Ray Adams, a longtime milkman, has been accused of smuggling cellphones, marijuana, and tobacco hidden inside milk cartons into an Ohio prison.
Ray Adams, 50, a milkman who works for Martins Ferry-based United Dairy Inc., is believed to have had a contact inside the Lebanon Correctional Facility who set up the personal delivery service for the alleged smuggling operation.
Warren County Prosecutor David Fornshell alleged that Adams made thousands of dollars by sneaking contraband items into the prison starting in August 2017.
The undercover milk operation went sour on January 8, 2018, after authorities searched nearly 30,000 cartons of milk that Adams was delivering that day. They found contraband, including 12 cellphones, in 30 of the milk cartons.
Adams has yet to enter a plea on charges of conveying drugs and cellphones and is free on bond.
Ohio Sells 1,000 Dairy Cattle to Prevent Flow of Contraband
The state of Ohio actually began outsourcing its milk delivery to prisons in 2016 after it sold off all its dairy cows. One of the reasons it opted to outsource milk delivery was to reduce the flow of contraband.
On April 12, 2016, the Ohio Department of Rehabilitation and Correction announced its state prisons were getting out of farming after more than 100 years. Farming was phased out at 10 prisons, covering 12,500 acres, 2,300 beef cattle, and 1,000 dairy cattle.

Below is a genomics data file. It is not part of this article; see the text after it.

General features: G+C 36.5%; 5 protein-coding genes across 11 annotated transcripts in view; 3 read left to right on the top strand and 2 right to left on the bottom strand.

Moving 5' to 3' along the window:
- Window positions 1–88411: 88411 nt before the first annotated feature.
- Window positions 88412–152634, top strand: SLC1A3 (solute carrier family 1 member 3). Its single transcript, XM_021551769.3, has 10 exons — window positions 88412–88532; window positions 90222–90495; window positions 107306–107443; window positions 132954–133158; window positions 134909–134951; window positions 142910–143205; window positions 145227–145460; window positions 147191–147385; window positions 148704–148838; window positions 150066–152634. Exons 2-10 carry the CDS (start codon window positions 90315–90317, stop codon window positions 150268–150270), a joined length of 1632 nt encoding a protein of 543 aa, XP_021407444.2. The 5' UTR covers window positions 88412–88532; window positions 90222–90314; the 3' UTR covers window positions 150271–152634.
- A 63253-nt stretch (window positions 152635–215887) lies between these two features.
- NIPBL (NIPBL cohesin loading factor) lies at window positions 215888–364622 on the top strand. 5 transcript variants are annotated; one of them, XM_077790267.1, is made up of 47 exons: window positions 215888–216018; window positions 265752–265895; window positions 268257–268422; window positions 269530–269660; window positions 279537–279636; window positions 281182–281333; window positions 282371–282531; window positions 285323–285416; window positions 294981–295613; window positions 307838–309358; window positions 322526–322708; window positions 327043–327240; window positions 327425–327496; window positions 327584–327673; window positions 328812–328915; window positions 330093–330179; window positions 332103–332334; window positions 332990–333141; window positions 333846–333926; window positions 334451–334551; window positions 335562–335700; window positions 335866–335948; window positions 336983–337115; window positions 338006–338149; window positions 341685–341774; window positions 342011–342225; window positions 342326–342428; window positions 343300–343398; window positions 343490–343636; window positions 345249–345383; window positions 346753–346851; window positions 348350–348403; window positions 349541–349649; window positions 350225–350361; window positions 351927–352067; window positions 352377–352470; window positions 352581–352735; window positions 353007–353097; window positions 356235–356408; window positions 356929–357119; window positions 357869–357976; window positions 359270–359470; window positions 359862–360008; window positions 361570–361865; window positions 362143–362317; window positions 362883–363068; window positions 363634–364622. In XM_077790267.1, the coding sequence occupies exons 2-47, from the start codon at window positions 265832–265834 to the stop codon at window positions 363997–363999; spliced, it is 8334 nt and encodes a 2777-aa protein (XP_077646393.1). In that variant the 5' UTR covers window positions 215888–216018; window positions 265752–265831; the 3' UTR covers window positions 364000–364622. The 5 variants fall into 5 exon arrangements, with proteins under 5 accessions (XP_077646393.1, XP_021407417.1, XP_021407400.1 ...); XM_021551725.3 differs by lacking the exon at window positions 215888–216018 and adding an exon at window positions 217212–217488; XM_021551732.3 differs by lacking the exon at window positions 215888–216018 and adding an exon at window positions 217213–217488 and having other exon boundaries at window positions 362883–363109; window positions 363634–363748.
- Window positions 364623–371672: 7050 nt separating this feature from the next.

Prison officials said the reason for shutting down the farm operations was not financial.
Gary Mohr, director of the Ohio Department of Rehabilitation and Correction, said farms had become security risks with people dropping off drugs and other contraband that was later picked up by inmates and smuggled back into prisons.
Inmate Accused of Delivering Milkman’s Specially Marked Milk Cartons
Adams worked as a driver with United Dairy for the last 14 years and delivered milk to Ohio prisons over the last two years—essentially since the outsourcing began.
Before making his milk deliveries, it is alleged that Adams met a contact at a gas station and received substitute milk cartons that included the contraband items. From there, the milk cartons were shipped to prison and allegedly handed off to a well-informed inmate.
“It’s not being brought in just to be randomly passed out to whoever—’Hey it’s your lucky day, you’re one of 30 winners today,'” Fornshell said.
“Somebody on the inside had to be looking for the milk cartons coming in, knowing how they were going to be marked, knowing what day they were coming in.”
The investigation is ongoing. Additional charges could be laid.